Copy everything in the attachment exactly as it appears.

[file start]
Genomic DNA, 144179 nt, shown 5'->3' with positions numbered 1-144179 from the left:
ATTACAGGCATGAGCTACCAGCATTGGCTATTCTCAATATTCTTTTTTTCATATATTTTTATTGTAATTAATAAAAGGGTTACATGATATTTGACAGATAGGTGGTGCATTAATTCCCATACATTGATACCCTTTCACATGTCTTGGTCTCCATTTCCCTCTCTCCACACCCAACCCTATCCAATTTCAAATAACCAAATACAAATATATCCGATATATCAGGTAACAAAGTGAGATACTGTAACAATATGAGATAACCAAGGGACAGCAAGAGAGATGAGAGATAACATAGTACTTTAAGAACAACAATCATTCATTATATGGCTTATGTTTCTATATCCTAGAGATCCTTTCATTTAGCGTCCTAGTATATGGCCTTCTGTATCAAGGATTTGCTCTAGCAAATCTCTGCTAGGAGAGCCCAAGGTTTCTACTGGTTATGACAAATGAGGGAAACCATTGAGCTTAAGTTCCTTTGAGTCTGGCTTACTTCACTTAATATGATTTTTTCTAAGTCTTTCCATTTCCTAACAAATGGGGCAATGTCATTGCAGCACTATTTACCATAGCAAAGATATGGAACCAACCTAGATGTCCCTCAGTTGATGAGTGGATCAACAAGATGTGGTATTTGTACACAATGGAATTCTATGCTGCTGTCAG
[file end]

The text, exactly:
Genomic DNA, 144179 nt, shown 5'->3' with positions numbered 1-144179 from the left:
ATTACAGGCATGAGCTACCAGCATTGGCTATTCTCAATATTCTTTTTTTCATATATTTTTATTGTAATTAATAAAAGGGTTACATGATATTTGACAGATAGGTGGTGCATTAATTCCCATACATTGATACCCTTTCACATGTCTTGGTCTCCATTTCCCTCTCTCCACACCCAACCCTATCCAATTTCAAATAACCAAATACAAATATATCCGATATATCAGGTAACAAAGTGAGATACTGTAACAATATGAGATAACCAAGGGACAGCAAGAGAGATGAGAGATAACATAGTACTTTAAGAACAACAATCATTCATTATATGGCTTATGTTTCTATATCCTAGAGATCCTTTCATTTAGCGTCCTAGTATATGGCCTTCTGTATCAAGGATTTGCTCTAGCAAATCTCTGCTAGGAGAGCCCAAGGTTTCTACTGGTTATGACAAATGAGGGAAACCATTGAGCTTAAGTTCCTTTGAGTCTGGCTTACTTCACTTAATATGATTTTTTCTAAGTCTTTCCATTTCCTAACAAATGGGGCAATGTCATTGCAGCACTATTTACCATAGCAAAGATATGGAACCAACCTAGATGTCCCTCAGTTGATGAGTGGATCAACAAGATGTGGTATTTGTACACAATGGAATTCTATGCTGCTGTCAG